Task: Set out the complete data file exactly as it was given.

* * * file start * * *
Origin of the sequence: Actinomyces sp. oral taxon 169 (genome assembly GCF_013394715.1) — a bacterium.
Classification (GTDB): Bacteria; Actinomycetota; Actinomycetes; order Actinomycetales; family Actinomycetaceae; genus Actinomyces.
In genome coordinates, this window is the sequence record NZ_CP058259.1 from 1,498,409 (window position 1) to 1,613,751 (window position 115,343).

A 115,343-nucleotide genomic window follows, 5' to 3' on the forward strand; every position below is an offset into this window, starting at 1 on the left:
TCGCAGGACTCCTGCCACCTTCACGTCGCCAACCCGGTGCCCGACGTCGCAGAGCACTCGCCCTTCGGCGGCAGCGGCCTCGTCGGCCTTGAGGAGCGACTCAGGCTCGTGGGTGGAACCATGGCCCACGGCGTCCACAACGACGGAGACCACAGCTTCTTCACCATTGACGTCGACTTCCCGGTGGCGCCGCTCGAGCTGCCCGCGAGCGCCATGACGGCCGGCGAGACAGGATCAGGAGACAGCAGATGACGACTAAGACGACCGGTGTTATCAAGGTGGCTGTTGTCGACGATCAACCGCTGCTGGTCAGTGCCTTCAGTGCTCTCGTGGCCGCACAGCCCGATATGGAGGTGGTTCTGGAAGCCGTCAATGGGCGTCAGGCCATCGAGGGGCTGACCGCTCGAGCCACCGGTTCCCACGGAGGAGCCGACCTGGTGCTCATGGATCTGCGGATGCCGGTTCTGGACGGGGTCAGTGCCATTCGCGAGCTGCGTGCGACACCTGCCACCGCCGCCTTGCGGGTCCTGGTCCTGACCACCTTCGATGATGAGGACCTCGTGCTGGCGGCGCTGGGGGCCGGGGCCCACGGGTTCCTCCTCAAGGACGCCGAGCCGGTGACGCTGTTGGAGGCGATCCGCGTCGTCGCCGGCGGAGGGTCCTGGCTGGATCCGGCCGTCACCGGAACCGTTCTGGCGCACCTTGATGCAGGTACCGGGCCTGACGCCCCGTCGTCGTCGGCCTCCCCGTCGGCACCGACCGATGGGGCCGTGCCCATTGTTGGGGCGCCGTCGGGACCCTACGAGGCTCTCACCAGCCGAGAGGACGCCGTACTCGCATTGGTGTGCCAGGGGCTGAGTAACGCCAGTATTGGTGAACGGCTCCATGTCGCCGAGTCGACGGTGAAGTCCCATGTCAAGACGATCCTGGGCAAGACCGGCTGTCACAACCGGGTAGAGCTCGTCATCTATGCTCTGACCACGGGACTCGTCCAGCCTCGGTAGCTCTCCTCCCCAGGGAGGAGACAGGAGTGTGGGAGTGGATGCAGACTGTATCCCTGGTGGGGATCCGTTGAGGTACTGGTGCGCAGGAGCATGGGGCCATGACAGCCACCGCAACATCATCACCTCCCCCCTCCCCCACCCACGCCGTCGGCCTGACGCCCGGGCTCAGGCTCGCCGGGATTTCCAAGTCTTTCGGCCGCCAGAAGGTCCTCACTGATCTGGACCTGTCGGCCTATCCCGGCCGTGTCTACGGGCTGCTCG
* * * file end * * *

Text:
Origin of the sequence: Actinomyces sp. oral taxon 169 (genome assembly GCF_013394715.1) — a bacterium.
Classification (GTDB): Bacteria; Actinomycetota; Actinomycetes; order Actinomycetales; family Actinomycetaceae; genus Actinomyces.
In genome coordinates, this window is the sequence record NZ_CP058259.1 from 1,498,409 (window position 1) to 1,613,751 (window position 115,343).

A 115,343-nucleotide genomic window follows, 5' to 3' on the forward strand; every position below is an offset into this window, starting at 1 on the left:
TCGCAGGACTCCTGCCACCTTCACGTCGCCAACCCGGTGCCCGACGTCGCAGAGCACTCGCCCTTCGGCGGCAGCGGCCTCGTCGGCCTTGAGGAGCGACTCAGGCTCGTGGGTGGAACCATGGCCCACGGCGTCCACAACGACGGAGACCACAGCTTCTTCACCATTGACGTCGACTTCCCGGTGGCGCCGCTCGAGCTGCCCGCGAGCGCCATGACGGCCGGCGAGACAGGATCAGGAGACAGCAGATGACGACTAAGACGACCGGTGTTATCAAGGTGGCTGTTGTCGACGATCAACCGCTGCTGGTCAGTGCCTTCAGTGCTCTCGTGGCCGCACAGCCCGATATGGAGGTGGTTCTGGAAGCCGTCAATGGGCGTCAGGCCATCGAGGGGCTGACCGCTCGAGCCACCGGTTCCCACGGAGGAGCCGACCTGGTGCTCATGGATCTGCGGATGCCGGTTCTGGACGGGGTCAGTGCCATTCGCGAGCTGCGTGCGACACCTGCCACCGCCGCCTTGCGGGTCCTGGTCCTGACCACCTTCGATGATGAGGACCTCGTGCTGGCGGCGCTGGGGGCCGGGGCCCACGGGTTCCTCCTCAAGGACGCCGAGCCGGTGACGCTGTTGGAGGCGATCCGCGTCGTCGCCGGCGGAGGGTCCTGGCTGGATCCGGCCGTCACCGGAACCGTTCTGGCGCACCTTGATGCAGGTACCGGGCCTGACGCCCCGTCGTCGTCGGCCTCCCCGTCGGCACCGACCGATGGGGCCGTGCCCATTGTTGGGGCGCCGTCGGGACCCTACGAGGCTCTCACCAGCCGAGAGGACGCCGTACTCGCATTGGTGTGCCAGGGGCTGAGTAACGCCAGTATTGGTGAACGGCTCCATGTCGCCGAGTCGACGGTGAAGTCCCATGTCAAGACGATCCTGGGCAAGACCGGCTGTCACAACCGGGTAGAGCTCGTCATCTATGCTCTGACCACGGGACTCGTCCAGCCTCGGTAGCTCTCCTCCCCAGGGAGGAGACAGGAGTGTGGGAGTGGATGCAGACTGTATCCCTGGTGGGGATCCGTTGAGGTACTGGTGCGCAGGAGCATGGGGCCATGACAGCCACCGCAACATCATCACCTCCCCCCTCCCCCACCCACGCCGTCGGCCTGACGCCCGGGCTCAGGCTCGCCGGGATTTCCAAGTCTTTCGGCCGCCAGAAGGTCCTCACTGATCTGGACCTGTCGGCCTATCCCGGCCGTGTCTACGGGCTGCTCG